To thrive economically, Manitoba needs young people. Fortunately, our relatively high birth rate — around 1.93 for every 1000 women — combined with favourable immigration trends means that Manitoba’s population will continue to grow.
Genetics will save the day — at least that’s the message you see pretty much everywhere in the media, and sometimes even in the academic literature.
A young girl is referred to a paediatrician’s office for inability to pay attention in the classroom. The child’s teacher is concerned she has attention deficit hyperactivity disorder (ADHD), and possibly, a learning disability.
Six advocates for First Nations children have gone on a symbolic hunger strike at the Manitoba Legislature to try to raise awareness across the country about Manitoba’s broken child welfare system. Why? Well, here’s one fact that should make most Canadians sit up and take notice
UNICEF recently released a report card ranking child well-being in the 29 richest countries on earth. Canada came 17th, placing us in the bottom half of the pack on factors such as child poverty, emotional well-being and life satisfaction.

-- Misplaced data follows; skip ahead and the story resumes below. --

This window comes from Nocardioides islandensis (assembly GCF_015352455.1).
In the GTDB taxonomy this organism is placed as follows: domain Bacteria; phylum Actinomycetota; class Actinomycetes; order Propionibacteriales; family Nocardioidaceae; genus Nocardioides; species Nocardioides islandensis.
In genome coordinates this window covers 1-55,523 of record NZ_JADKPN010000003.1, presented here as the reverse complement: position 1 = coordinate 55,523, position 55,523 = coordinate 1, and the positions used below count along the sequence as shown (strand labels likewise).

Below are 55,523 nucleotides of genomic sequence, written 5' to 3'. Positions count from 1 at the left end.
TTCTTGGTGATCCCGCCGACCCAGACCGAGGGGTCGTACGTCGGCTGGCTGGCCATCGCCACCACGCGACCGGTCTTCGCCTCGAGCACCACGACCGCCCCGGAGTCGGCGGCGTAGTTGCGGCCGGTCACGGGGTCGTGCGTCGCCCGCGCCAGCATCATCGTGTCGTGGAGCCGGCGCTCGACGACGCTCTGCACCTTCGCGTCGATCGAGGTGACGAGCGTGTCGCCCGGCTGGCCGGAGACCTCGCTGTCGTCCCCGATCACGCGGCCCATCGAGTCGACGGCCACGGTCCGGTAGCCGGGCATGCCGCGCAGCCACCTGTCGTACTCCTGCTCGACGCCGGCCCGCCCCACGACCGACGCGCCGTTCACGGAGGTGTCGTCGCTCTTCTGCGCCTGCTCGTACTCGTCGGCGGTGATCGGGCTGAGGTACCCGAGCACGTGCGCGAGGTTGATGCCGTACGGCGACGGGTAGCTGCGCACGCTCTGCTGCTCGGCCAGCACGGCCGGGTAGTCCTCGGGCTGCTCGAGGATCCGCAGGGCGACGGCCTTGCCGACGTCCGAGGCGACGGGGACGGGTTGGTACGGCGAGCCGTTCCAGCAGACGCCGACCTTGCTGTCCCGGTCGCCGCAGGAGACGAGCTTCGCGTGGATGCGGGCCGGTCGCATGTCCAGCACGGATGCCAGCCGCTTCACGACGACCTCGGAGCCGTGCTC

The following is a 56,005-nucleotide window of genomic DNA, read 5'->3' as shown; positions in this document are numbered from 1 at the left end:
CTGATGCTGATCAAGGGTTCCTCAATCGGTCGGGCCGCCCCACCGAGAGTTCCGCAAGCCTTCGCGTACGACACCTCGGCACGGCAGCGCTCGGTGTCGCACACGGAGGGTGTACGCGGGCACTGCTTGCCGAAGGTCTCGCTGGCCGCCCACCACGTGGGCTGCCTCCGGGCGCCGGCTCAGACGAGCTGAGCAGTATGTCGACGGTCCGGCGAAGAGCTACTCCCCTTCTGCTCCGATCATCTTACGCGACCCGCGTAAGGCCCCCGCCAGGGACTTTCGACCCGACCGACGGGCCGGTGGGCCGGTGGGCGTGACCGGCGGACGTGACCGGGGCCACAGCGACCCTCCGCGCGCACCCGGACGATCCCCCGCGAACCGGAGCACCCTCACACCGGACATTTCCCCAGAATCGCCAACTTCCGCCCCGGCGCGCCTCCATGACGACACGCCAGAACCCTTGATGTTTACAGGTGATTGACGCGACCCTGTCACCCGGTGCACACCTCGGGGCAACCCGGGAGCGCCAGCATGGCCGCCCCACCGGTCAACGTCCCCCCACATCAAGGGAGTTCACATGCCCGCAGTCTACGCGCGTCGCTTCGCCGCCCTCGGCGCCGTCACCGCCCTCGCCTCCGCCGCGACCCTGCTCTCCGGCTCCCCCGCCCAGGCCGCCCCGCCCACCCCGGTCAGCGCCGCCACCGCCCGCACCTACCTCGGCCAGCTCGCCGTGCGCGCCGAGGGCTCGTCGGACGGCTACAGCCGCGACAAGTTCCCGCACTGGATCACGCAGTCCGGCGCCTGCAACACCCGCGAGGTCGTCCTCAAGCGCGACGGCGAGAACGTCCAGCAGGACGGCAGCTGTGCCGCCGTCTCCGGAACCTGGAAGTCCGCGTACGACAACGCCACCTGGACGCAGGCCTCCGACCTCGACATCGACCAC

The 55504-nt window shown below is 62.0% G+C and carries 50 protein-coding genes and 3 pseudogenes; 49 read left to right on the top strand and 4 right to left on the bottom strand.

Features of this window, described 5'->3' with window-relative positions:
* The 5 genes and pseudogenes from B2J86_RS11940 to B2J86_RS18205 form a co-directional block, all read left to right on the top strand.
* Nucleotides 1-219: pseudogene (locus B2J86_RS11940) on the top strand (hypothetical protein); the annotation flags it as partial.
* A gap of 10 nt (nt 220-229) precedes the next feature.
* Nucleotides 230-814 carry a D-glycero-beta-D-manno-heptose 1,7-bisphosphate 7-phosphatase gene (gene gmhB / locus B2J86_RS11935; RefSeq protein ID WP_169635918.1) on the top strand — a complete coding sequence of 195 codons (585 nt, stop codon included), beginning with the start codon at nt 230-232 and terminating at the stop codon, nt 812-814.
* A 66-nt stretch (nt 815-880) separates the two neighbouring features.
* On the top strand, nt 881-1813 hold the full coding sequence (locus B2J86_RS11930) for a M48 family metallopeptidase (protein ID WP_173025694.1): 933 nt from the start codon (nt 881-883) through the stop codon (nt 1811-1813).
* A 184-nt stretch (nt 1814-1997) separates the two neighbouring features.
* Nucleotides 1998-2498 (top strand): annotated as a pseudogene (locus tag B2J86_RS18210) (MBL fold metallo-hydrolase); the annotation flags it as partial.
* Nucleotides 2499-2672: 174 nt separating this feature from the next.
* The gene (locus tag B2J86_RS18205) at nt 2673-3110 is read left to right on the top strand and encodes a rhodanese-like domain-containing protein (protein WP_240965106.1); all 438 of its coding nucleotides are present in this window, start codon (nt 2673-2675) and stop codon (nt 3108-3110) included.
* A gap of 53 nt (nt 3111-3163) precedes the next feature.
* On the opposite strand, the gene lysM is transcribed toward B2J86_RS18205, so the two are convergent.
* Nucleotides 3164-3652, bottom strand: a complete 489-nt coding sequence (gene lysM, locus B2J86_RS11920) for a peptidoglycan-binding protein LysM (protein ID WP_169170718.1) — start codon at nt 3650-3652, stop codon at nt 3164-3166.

Il y a quelque chose qui cloche au Canada. Un rapport publié par UNICEF en 2014 comparait la santé et le développement des enfants canadiens à ceux de 28 autres pays nantis.
Something is amiss in Canada. A 2014 UNICEF report compared the health and development of children in Canada with 28 other wealthy nations. In spite of being a G8 country, Canada’s children rank number 17th, a status that has not budged in the last 10 years.